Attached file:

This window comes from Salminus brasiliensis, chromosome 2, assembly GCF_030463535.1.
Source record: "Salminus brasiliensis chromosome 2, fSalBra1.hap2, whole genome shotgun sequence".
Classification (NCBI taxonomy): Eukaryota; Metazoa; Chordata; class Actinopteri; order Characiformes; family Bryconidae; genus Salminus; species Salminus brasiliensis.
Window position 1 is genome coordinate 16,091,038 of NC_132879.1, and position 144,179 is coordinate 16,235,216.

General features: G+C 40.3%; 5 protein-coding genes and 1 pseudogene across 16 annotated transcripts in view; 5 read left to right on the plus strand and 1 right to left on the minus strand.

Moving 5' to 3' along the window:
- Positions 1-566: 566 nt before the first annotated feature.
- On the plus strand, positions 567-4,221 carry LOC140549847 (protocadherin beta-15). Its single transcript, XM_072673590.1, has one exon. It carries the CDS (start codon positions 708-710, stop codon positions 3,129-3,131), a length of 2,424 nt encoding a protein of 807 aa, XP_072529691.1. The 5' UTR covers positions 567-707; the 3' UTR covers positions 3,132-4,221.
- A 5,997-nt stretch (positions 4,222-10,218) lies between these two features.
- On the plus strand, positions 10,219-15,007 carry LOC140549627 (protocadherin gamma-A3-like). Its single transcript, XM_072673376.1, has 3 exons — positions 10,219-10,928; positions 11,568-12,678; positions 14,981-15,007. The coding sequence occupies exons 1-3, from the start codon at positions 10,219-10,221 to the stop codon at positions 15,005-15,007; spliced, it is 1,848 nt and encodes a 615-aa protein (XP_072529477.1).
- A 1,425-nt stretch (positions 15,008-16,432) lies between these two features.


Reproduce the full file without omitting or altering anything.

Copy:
This window comes from Salminus brasiliensis, chromosome 2, assembly GCF_030463535.1.
Source record: "Salminus brasiliensis chromosome 2, fSalBra1.hap2, whole genome shotgun sequence".
Classification (NCBI taxonomy): Eukaryota; Metazoa; Chordata; class Actinopteri; order Characiformes; family Bryconidae; genus Salminus; species Salminus brasiliensis.
Window position 1 is genome coordinate 16,091,038 of NC_132879.1, and position 144,179 is coordinate 16,235,216.

General features: G+C 40.3%; 5 protein-coding genes and 1 pseudogene across 16 annotated transcripts in view; 5 read left to right on the plus strand and 1 right to left on the minus strand.

Moving 5' to 3' along the window:
- Positions 1-566: 566 nt before the first annotated feature.
- On the plus strand, positions 567-4,221 carry LOC140549847 (protocadherin beta-15). Its single transcript, XM_072673590.1, has one exon. It carries the CDS (start codon positions 708-710, stop codon positions 3,129-3,131), a length of 2,424 nt encoding a protein of 807 aa, XP_072529691.1. The 5' UTR covers positions 567-707; the 3' UTR covers positions 3,132-4,221.
- A 5,997-nt stretch (positions 4,222-10,218) lies between these two features.
- On the plus strand, positions 10,219-15,007 carry LOC140549627 (protocadherin gamma-A3-like). Its single transcript, XM_072673376.1, has 3 exons — positions 10,219-10,928; positions 11,568-12,678; positions 14,981-15,007. The coding sequence occupies exons 1-3, from the start codon at positions 10,219-10,221 to the stop codon at positions 15,005-15,007; spliced, it is 1,848 nt and encodes a 615-aa protein (XP_072529477.1).
- A 1,425-nt stretch (positions 15,008-16,432) lies between these two features.